“Description begins in the writer’s imagination, but should finish in the reader’s.”
― Stephen King
Readers like to worry about characters in crisis. They want to tremble about what’s around the next corner (whether it’s emotional or physical). If a reader knows what’s coming, and then it does in fact come, the worry factor is blown. Your novel no longer conveys a fictive dream but a dull ride down familiar streets.
The fix is simple: Put something unexpected in every scene. Doing this one thing keeps the reader on edge.
So how do you come up with the unexpected? Try making lists. Pause and ask yourself what might happen next, and list the possibilities, centering on three primary areas: description, action and dialogue. For each one, don’t choose the first thing that comes to mind (which usually amounts to cliches). Force yourself to list at least five alternatives.
Description: Dump generic details for ones unique to the character’s perceptions. How might he see a room where someone died? What’s one surprising thing about the wallpaper? The bed? The closet?
Action: Close your eyes and watch your scene unfold. Let the characters improvise. What are some outlandish things that could result? If something looks interesting, find a way to justify it.
Dialogue: Don’t always use “on-the-nose” exchanges. How might characters say things that put other characters (and thus, readers) off balance? Consider Clarice Starling’s first conversation with Hannibal Lecter in The Silence of the Lambs. Clarice begins:
“I think you’ve been destructive. For me it’s the same thing.”
“Evil’s just destructive? Then storms are evil, if it’s just that simple. And we have fire, and then there’s hail. Underwriters lump it all under ‘Acts of God.’”
“I collect church collapses, recreationally. Did you see the recent one in Sicily?”
You can make these lists in your planning stages, just before writing a scene, and/or when you revise. Either way, the unexpected elements that result will perceptibly elevate the quality of your story.”
For more tips on writing from , click here.
“World-building should be quick and merciless.
In a novel, you can spend ten pages explaining how the 29th Galactic Congress established a Peacekeeping Force to regulate the use of interstitial jumpgates, and this Peacekeeping Force evolved over the course of a century to include A.I.s in its command structure, etc. etc.
In a short story, you really need to hang your scenery as fast as possible. My friend and mentor d.g.k. goldberg always cited the Heinlein line: “The door dilated,” which tells you a lot about the surroundings in three words. Little oblique references to stuff your characters take for granted can go a long way.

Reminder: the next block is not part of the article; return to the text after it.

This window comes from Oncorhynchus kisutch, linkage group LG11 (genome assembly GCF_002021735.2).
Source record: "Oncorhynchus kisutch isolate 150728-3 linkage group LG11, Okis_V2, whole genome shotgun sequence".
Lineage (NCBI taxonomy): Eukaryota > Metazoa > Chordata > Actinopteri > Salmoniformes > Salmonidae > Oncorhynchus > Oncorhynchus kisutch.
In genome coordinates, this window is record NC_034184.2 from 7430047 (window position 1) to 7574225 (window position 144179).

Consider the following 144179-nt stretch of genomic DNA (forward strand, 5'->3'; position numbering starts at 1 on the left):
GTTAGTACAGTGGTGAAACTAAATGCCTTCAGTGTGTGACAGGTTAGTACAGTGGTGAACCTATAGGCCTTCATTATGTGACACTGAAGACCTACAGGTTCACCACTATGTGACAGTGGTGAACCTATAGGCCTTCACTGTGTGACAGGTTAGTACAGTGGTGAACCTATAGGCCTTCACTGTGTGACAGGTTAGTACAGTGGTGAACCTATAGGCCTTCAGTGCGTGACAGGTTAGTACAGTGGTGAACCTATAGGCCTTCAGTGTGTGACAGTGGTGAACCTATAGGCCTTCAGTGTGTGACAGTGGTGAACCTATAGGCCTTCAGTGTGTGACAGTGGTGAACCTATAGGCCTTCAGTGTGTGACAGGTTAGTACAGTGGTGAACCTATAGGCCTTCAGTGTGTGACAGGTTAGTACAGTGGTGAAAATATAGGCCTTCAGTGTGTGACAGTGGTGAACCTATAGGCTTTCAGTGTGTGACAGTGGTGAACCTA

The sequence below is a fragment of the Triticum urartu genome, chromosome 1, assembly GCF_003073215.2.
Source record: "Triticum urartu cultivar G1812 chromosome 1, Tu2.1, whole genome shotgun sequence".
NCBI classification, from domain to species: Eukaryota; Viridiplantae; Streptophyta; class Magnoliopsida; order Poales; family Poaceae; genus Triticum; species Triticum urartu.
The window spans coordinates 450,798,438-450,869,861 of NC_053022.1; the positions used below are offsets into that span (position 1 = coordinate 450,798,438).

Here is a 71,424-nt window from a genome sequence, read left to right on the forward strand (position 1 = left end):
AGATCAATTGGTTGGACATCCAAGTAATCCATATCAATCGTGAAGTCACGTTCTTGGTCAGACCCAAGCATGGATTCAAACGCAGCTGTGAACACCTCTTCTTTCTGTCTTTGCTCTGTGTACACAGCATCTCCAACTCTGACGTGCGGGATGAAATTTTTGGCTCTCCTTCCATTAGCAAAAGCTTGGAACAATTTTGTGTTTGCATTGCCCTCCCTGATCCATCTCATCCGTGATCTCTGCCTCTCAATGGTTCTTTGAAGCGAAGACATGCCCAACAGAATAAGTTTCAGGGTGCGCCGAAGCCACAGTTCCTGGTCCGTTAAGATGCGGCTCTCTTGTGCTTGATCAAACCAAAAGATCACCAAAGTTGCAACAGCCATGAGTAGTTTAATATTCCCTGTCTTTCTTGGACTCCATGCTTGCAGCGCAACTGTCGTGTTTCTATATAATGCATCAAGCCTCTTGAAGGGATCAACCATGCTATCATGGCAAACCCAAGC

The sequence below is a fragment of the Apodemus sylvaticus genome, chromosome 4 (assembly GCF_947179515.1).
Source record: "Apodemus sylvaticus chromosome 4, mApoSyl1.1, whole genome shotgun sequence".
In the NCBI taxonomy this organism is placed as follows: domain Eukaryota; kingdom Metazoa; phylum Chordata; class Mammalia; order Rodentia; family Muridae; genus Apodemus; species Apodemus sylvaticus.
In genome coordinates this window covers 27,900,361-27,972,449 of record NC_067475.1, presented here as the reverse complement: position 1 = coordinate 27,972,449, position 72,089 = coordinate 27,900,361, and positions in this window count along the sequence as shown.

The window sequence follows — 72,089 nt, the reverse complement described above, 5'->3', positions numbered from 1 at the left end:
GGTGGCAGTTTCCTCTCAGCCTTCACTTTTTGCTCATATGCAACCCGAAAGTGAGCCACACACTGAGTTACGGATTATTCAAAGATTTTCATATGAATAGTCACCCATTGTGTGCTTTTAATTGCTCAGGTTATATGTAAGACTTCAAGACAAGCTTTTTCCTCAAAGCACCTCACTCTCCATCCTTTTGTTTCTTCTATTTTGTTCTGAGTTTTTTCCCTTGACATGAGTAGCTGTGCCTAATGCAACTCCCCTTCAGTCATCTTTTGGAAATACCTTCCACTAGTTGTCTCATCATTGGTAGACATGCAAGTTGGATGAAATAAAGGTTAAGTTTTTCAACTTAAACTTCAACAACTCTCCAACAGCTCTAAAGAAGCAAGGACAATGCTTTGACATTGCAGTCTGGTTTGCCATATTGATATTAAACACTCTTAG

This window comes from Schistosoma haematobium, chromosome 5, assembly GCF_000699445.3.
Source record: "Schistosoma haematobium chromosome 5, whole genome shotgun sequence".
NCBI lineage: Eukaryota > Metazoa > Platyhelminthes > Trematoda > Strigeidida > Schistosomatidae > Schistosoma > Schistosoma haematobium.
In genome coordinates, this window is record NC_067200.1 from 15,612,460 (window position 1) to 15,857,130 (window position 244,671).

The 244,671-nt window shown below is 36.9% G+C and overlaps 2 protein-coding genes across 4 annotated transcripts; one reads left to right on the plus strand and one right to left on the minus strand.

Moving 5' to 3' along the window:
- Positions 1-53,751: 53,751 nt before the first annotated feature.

Make us believe there’s a world beyond your characters’ surroundings.
Even though you can’t spend tons of time on world-building, you have to include enough little touches to make us believe there’s stuff we’re not seeing. It’s like the difference between the fake house-fronts in a cowboy movie and actual houses. We should glimpse little bits of your universe, that don’t necessarily relate to your characters’ obsessions.”
For more writing tips from Charlie Jane Anders, click here.
“Comparison Joke is Your Best Friend
Comedy is hard, but some aspects of it are easier than others. Arguably there is nothing easier than a Comparison Joke. They are effective, and reasonably easy to come up with. Comparison joke can be a well-placed and unexpected metaphor, or simply comparing a thing to another thing for comedic effect. Here’s one of my favorite examples, source unknown:
Game of Thrones is a lot like Twitter: There are 140 characters and terrible things are constantly happening.
This joke is asking a lot of its audience. You must be familiar with both Game of Thrones and Twitter in order to appreciate it. But if you happen to be a part of that target audience, you might find this hilarious. You will nod sagely, recognizing that the Game of Thrones book and/or TV series has an unwieldy cast of characters and something terribly unpleasant is happening to most of them at any given time. You won’t even stop to ponder whether terrible things are actually happening on Twitter. You won’t dissect it, chuckling at the comparison instead, because the joke works.
You can always spice up your description of absolutely anything with a comparison joke. Take care not to over-rely this tactic. Like everything else in life (with possible exceptions of coffee and chocolate), it is best used in moderation.”
“A common trick employed by newer writers is to have a character stare into a mirror, so the reader can ‘see’ what the character is seeing. This approach often feels contrived and does not help the reader to ‘see’ your character at all.
You’ve made up your mind that the male lead of your story is average height, has brown eyes and caramel colored skin. He’s getting older, has thinning hair and a tiny bit of fat sticking out beyond his belt. He has wide shoulders and narrow hips. He’s a bit bowlegged like he’s been riding too many horses even though he’s never set foot outside the city limits. Now, how do you describe him in your story?
Bob was rapidly approaching middle age. His brown eyes didn’t focus as well as they used to and he was wearing reading glasses as he scanned the paper. His wide shoulders jutted beyond what was considered the proper amount of “personal” space at the diner counter. His closely cropped brown hair was thinning a bit on the top.